Congolese women
Women sit in the Panzi Hospital for victims of sexual violence in Bukavu in this file photo of 8 July 2013JUNIOR D.KANNAH/AFP/Getty Image

The observatory of gender parity has launched a new web magazine to promote and defend women's rights in the Democratic Republic of Congo (DRC), a country where women and girls suffer disproportionately from high rates of violence and extreme poverty during times of conflict.

While peace has been restored in the nation of over 80 million, violence against women and girls remains pervasive, particularly in Congo's eastern provinces, which are still torn by civil strife.

The observatory of gender parity in the DRC on International Women's Day (8 March) launched a new web magazine, Debout Congolaises! which translates as 'Stand Up Congolese women!'.

IBTimes UK spoke to the director of the Observatoire de la Parité, Esperance Mawanzo, who curates and edits the online magazine.

"We looked at the way information is shared today by young people, girls and boys, on their smartphones. It was the reason that pushed us to publish this feminist web magazine. We wondered how we could touch this generation, especially in a country like the DRC."

The director of the watchdog – which works in partnership with representatives of the ministries concerned, independent experts, NGOs promoting women's rights and UN agencies – said the idea of a magazine aimed at promoting women's rights stemmed from the continued focus on the looming political crisis.

Debout Congolaises! web magazine
A screenshot of Debout Congolaises! a new web magazine designed to help promote women's rights in DRCDebout Congolaises!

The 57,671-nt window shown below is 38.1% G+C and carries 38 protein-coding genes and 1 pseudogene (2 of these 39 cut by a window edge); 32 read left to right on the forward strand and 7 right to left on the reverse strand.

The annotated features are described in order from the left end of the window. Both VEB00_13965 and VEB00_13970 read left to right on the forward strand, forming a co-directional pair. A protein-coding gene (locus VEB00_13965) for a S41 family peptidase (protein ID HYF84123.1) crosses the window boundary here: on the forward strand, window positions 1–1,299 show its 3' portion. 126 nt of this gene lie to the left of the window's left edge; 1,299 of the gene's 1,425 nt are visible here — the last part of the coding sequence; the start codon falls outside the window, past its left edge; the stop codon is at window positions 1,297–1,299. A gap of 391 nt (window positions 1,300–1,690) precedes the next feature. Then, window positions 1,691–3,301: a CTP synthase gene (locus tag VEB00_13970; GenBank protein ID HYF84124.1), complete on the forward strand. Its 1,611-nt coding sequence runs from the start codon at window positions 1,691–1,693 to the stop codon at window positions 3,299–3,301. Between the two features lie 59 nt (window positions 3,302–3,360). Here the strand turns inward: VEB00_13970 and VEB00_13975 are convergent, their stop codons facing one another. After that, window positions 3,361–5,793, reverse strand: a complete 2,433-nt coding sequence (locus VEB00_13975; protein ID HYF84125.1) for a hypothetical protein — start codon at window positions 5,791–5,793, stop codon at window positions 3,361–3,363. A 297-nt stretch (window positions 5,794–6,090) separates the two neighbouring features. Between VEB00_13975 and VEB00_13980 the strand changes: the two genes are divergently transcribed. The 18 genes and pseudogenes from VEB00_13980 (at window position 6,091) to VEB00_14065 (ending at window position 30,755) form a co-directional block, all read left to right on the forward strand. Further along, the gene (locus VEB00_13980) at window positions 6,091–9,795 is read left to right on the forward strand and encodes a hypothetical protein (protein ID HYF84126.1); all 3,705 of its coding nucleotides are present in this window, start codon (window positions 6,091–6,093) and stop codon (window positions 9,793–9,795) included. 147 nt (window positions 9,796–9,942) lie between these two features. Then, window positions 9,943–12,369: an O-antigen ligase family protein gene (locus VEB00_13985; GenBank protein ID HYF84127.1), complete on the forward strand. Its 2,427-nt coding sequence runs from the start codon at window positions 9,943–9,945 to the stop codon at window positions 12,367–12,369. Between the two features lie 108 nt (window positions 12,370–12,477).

"Considering the recent political developments in DRC – everyone is talking about the 31 December agreement, we speak about the elections – we decided to write about these themes from our point of view," Mawanzo, who is known as 'Mama Parity', said.

Her comments come in the wake of a power-sharing deal struck between President Joseph Kabila and the opposition in the hope it would ensure the country could finally move towards its first peaceful democratic handover. Issues regarding the implementation of the agreement and upcoming election and the rise of violence in several provinces have made the headlines as of late.

"One of the reasons that pushed us to launch the magazine is to show that political issues are not the only ones affecting the Congolese woman today – she is also deeply affected by health and education issues," Mawanzo said, highlighting how the magazine covers anything from cultural news to sexual education, and profiles personalities such as female electoral candidates and journalists.

"We tried to combine all these issues that fall in the promotion of equality between genders." One of the big themes covered by Debout Congolaises is sexuality, which remains a taboo discussion. "Young women don't speak about sex, or menstruation, with the families. Women are not at the same level as men today."

When asked what message she would like to spread to readers of both sexes, Mawanzo said she is hoping young women will subscribe to the magazine, then use the comment section of the website to share ideas, and explain issues to others.

"We need to be working towards women's real fulfilment, more generally," she added. The magazine, which is accessible on www.deboutcongolaises.org, is yet to find external financing.